Android malware linked to Russian attackers discovered can record audio and track your location





A new Android malware has been detected and detailed by a team of security researchers that records audio and tracks location once planted in the device. The malware uses the same shared hosting infrastructure used by a team of Russian hackers known as Turla. However, it is unclear whether the Russian state-backed group has a direct relationship to the newly discovered malware. It accesses a malicious APK file that functions as Android spyware and performs actions in the background, without giving clear credentials to users.

Researchers from threat intelligence firm Lab52 have identified Android malware named Process Manager. Once installed, it appeared on the device’s app drawer as a gear-shaped icon – disguised as a preloaded system service.

The researchers discovered that the app requests a total of 18 permissions when first run on the device. These permissions include access to the phone’s location, Wi-Fi information, taking photos and videos from the built-in camera sensors, and voice recorder to record audio.

It is unclear whether the app is granted permissions by abusing the Android Accessibility Service or tricking users into granting access.

However, after running the malicious app for the first time, its icon is removed from the app drawer. The app, however, still runs in the background, with its active status available in the notification bar.

The researchers noticed that the app configures the device based on the permissions it receives to start running a list of tasks. These include details about the phone it was installed on as well as the ability to record audio and collect information including Wi-Fi settings and contacts.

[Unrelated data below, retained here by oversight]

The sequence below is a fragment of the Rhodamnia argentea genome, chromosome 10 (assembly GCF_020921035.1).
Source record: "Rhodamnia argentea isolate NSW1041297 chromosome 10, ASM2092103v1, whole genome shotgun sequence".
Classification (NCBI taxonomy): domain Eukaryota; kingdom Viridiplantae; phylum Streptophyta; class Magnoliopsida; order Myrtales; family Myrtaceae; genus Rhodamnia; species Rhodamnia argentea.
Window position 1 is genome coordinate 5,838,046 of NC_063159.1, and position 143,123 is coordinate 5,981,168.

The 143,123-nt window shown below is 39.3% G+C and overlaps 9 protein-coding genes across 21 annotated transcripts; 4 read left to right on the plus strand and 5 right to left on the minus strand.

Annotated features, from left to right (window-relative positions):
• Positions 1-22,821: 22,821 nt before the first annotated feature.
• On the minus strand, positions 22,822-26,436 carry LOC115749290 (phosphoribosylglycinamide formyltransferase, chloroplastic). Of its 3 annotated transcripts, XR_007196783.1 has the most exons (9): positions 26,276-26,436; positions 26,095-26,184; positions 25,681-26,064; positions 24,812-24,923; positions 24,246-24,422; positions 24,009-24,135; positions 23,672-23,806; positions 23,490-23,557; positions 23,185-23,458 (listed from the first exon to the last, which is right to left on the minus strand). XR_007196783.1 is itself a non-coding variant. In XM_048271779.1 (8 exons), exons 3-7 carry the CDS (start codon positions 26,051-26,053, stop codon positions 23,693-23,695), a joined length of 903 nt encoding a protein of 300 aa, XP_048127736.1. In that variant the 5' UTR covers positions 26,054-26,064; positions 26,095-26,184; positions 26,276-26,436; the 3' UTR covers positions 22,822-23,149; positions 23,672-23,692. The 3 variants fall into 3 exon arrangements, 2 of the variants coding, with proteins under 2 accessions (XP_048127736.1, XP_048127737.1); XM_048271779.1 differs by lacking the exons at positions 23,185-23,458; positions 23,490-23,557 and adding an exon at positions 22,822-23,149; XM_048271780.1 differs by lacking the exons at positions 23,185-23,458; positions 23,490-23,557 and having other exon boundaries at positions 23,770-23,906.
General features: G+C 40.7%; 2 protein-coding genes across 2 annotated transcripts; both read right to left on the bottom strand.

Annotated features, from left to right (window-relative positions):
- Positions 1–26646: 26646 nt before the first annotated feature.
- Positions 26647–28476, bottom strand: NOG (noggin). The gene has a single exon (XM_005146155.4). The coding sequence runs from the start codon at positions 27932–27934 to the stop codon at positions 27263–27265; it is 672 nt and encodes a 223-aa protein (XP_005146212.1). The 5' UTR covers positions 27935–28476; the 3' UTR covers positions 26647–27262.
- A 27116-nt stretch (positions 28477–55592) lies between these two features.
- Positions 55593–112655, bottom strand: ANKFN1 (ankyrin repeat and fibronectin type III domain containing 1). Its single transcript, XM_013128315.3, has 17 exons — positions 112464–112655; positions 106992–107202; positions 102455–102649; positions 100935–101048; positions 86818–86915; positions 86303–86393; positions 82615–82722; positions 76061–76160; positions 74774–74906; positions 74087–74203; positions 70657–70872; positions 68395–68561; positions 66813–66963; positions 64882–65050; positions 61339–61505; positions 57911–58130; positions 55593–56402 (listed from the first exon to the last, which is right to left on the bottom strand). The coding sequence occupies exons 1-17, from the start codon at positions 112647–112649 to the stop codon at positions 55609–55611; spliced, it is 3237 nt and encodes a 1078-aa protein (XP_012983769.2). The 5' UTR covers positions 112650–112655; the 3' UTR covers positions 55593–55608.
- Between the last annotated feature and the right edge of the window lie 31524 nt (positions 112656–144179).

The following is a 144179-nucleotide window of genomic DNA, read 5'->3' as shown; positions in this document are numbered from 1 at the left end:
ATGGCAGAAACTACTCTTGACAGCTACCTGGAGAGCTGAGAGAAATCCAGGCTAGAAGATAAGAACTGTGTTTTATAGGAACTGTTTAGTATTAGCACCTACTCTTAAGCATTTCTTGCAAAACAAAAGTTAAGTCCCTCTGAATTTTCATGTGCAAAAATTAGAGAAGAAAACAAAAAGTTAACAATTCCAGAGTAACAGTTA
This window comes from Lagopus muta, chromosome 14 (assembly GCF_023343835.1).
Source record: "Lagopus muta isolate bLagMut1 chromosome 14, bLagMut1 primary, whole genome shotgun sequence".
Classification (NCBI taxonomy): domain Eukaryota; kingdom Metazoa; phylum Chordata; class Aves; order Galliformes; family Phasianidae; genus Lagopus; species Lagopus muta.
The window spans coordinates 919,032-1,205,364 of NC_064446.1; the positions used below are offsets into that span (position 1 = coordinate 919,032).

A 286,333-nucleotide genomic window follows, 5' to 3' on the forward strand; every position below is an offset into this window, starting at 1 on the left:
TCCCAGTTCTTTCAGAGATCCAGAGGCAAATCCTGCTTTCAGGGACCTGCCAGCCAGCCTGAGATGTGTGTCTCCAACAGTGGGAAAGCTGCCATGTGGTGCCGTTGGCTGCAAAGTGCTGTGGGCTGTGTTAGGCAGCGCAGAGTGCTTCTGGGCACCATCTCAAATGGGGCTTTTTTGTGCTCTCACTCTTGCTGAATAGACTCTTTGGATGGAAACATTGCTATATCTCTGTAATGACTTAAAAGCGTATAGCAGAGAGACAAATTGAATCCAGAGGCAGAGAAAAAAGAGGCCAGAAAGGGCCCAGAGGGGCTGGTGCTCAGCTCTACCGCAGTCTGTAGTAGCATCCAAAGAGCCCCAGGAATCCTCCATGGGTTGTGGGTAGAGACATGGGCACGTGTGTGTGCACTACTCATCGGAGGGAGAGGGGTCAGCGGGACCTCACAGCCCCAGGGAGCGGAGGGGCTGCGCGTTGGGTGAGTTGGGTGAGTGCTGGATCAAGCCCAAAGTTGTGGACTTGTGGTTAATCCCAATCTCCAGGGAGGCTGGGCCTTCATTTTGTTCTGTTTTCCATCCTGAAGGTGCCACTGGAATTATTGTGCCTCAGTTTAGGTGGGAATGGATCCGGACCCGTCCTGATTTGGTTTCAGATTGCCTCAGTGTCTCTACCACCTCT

Especially on the audio recording part, the researchers discovered that the application records the audio of the device and extracts it in MP3 format in the cache directory.

The malware collects all the data and sends it in JSON format to a server located in Russia.

Although the exact source from which the malware reaches the devices is unknown, researchers found that its creators abused the referral system of an app called Roz Dhan: Earn Wallet Cash which is available for download on Google Play and has over 10 million downloads. The malware is said to download the legitimate application which ultimately helps the attackers to install it on the device and takes advantage of its referral system.

This seems relatively rare for spyware since attackers seem to focus on cyber espionage. As Bleeping Computer notes, the odd behavior of downloading an app to earn commissions from its referral system suggests that the malware could be part of a larger system that has yet to be discovered.

That said, Android users are recommended to avoid installing unknown or suspicious apps on their devices. Users should also review the application permissions they grant to limit third-party access to their hardware.





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